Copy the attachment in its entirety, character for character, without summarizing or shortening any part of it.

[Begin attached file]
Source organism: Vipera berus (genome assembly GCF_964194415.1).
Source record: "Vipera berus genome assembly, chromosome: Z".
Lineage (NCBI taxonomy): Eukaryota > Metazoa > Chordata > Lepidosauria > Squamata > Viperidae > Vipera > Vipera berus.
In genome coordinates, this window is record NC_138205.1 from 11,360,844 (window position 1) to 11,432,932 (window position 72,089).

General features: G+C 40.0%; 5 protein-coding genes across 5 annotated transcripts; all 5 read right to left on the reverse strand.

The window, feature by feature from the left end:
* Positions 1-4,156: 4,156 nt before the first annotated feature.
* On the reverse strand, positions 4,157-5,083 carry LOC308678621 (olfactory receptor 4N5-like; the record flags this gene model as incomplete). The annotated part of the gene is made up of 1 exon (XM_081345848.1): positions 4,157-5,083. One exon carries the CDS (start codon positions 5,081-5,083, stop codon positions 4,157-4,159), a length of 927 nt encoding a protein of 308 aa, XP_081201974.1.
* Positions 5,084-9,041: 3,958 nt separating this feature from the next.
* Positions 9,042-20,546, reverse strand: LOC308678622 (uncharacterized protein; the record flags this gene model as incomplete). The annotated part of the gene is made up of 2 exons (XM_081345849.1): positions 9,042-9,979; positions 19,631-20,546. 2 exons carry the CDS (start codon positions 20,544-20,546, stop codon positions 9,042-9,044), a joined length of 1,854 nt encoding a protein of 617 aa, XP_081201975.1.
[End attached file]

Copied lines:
Source organism: Vipera berus (genome assembly GCF_964194415.1).
Source record: "Vipera berus genome assembly, chromosome: Z".
Lineage (NCBI taxonomy): Eukaryota > Metazoa > Chordata > Lepidosauria > Squamata > Viperidae > Vipera > Vipera berus.
In genome coordinates, this window is record NC_138205.1 from 11,360,844 (window position 1) to 11,432,932 (window position 72,089).

General features: G+C 40.0%; 5 protein-coding genes across 5 annotated transcripts; all 5 read right to left on the reverse strand.

The window, feature by feature from the left end:
* Positions 1-4,156: 4,156 nt before the first annotated feature.
* On the reverse strand, positions 4,157-5,083 carry LOC308678621 (olfactory receptor 4N5-like; the record flags this gene model as incomplete). The annotated part of the gene is made up of 1 exon (XM_081345848.1): positions 4,157-5,083. One exon carries the CDS (start codon positions 5,081-5,083, stop codon positions 4,157-4,159), a length of 927 nt encoding a protein of 308 aa, XP_081201974.1.
* Positions 5,084-9,041: 3,958 nt separating this feature from the next.
* Positions 9,042-20,546, reverse strand: LOC308678622 (uncharacterized protein; the record flags this gene model as incomplete). The annotated part of the gene is made up of 2 exons (XM_081345849.1): positions 9,042-9,979; positions 19,631-20,546. 2 exons carry the CDS (start codon positions 20,544-20,546, stop codon positions 9,042-9,044), a joined length of 1,854 nt encoding a protein of 617 aa, XP_081201975.1.